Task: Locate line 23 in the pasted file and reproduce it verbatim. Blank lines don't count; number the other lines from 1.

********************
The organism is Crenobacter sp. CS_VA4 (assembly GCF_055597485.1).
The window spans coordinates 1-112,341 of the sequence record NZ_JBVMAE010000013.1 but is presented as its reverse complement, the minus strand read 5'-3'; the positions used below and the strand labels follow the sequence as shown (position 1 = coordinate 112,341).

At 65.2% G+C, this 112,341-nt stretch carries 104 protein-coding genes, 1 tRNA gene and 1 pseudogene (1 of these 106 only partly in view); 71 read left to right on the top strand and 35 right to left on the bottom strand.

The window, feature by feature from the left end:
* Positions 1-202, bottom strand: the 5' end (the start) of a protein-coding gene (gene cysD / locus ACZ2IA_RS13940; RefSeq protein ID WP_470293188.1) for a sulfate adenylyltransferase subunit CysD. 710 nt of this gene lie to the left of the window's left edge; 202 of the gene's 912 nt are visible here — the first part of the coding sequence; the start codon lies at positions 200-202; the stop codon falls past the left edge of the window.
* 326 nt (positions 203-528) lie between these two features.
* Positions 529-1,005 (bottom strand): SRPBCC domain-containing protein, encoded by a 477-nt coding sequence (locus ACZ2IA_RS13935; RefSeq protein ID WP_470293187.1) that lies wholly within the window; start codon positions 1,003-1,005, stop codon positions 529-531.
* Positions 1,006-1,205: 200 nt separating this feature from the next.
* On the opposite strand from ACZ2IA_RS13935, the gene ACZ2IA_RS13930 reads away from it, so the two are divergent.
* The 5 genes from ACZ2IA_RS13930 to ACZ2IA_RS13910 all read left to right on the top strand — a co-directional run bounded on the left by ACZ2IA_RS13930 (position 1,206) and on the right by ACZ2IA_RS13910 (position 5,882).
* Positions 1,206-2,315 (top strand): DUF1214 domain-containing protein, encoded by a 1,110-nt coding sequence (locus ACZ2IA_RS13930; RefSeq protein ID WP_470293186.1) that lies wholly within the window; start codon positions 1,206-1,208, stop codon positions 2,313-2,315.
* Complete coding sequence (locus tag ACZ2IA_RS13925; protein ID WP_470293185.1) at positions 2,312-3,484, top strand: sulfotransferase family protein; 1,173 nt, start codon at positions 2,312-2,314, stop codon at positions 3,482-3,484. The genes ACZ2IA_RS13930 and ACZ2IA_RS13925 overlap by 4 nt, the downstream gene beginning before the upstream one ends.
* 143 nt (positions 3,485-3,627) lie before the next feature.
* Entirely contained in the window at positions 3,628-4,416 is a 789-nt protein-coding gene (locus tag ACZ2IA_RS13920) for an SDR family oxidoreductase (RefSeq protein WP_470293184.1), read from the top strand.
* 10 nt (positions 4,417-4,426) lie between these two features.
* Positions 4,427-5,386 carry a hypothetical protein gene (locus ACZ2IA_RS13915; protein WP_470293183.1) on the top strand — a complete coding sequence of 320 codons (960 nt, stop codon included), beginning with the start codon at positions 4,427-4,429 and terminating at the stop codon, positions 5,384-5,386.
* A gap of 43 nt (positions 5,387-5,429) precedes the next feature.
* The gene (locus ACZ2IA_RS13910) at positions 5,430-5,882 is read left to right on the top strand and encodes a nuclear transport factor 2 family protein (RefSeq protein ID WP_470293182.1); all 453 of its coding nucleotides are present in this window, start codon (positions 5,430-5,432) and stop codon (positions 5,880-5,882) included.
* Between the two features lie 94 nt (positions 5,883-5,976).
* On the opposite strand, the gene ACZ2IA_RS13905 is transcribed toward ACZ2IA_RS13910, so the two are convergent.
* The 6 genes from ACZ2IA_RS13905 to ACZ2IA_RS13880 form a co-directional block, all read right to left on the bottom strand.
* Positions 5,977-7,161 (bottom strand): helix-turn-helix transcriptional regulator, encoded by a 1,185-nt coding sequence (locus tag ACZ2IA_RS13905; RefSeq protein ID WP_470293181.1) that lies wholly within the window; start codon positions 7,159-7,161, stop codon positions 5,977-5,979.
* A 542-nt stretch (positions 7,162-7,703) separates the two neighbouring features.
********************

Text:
* A 542-nt stretch (positions 7,162-7,703) separates the two neighbouring features.